It's fitting that Glenn Beck's television program should end up on Headline News, CNN's cut and paste station that, ironically enough, is on channel 35 here, between CNN and Fox News. I've always wondered why Beck didn't end up on Fox, as he is a conservative talk radio analyst and a fresh voice in what has become an argumentative, almost Springeresque, atmosphere. The show flows with easy humor, intelligent wit and commentary about society that is filled with common sense and optimism for the human spirit. It also bounces with the spark and drive that only someone with ADHD could have. There's nothing else on television, anyway, and I'd much rather listen to his outlook on the world than CNN's "woe to the world" view, or the hundredth rerun of Sportscenter on ESPN (which at this point is beating the Superbowl into a over-analyzed dead horse).
So it should come as no surprise that getting the audio book provided me with many hours of laughing and thought provoking ideas as I drove back and forth to work. Actually, Beck only reads 2/3 of the actual book, and the book includes many graphics that don't make it into the audiobook, so getting the book itself is much more satisfying than listening to it, but it was good nonetheless.
The one thing that I wanted to focus on was on Beck's optimism and faith in the free market system. I have stated my own political views in a previous blog, that briefly, every person and business has the responsibility to self-regulate themselves based on what's right and wrong. This is the basis for the Libertarian ideal. What Beck focuses on in the chapter on Poverty is the prevailing view that increasing the minimum wage, handing out food stamps, and providing for the poor is the best way of improving the lives of its citizens. And while certainly that is needed for some people (and I know some personally, even one of my friends right now that is homeless), there are multitudes of people for whom the support by the government lessens their drive to improve themselves. It is up to the citizens of this country to achieve their own dreams. As Beck says, the Declaration of Independence talks about the "pursuit" of happiness. There is no guarantee that citizens should have happiness, or that the government should provide that for its people. People should have the drive and ability to work toward their dreams, whatever those may be. Further, the current system of capitalism provides the best road to achieving those dreams. From the garage origins of Apple to the CEO's that started off their lives working in the lowest levels of that business, people have been using the system of commerce we have to become successful. For example, my grandmother worked with a stocker at Orbach's Department store named Gene Knippers. He rose through that department store, and achieved enough success he was able to move to Florida and invest in many restaurants and other businesses. He is now a millionaire and had been given a lifetime achievement award by the association of restaurants there in Florida (I forget the name).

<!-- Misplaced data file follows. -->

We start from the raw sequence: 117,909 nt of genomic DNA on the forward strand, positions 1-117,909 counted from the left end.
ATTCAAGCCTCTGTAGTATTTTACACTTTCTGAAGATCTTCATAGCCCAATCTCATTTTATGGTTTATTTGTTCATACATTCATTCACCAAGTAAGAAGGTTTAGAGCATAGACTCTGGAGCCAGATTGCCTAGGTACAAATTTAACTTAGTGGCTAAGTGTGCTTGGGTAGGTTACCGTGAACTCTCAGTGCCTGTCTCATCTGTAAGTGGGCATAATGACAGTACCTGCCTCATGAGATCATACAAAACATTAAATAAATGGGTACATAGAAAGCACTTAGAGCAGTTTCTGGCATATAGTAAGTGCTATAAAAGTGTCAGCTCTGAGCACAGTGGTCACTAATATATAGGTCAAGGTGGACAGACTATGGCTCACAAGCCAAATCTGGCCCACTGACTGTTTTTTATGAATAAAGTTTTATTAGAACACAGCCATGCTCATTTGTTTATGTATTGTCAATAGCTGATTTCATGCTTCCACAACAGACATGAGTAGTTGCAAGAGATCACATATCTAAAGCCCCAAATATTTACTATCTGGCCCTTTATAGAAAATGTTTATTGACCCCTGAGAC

Glenn Beck goes on to describe the millions of dollars invested by private enterprise to the gulf coast states after Katrina. The example he gives is two bridges that were destroyed outside New Orleans. The privately owned train line bridge was repaired and operational within 6 months of the hurricane. The public bridge he talks about (which I can only assume is the shorter of the two bridges that crosses Lake Ponchatrane) is only partially fixed, and will take much longer to repair. It is up to the private sector to invest in its citizens. From education, to emergency assistance, to providing the citizens of the United States with jobs and the opportunity to become successful, business have the ability to make this country much better than anything the government can do. So while I often complain about the negative parts of capitalism, what I call "Consumerism," or consuming the customer to gain profit, I have the utmost faith in the current system to do what's right for the people that it serves. This is where the self-regulation comes in. I am an idealist in this regard, because there will be many people that say, "But you know they're not going to do that, so it's up to the government to step in and provide where businesses won't." Well, that may be true, but if the government does this, there won't be any pressure on the private sector to provide the help that only they can give. It is up to us to lift each other up, to improve the lives of the people around us.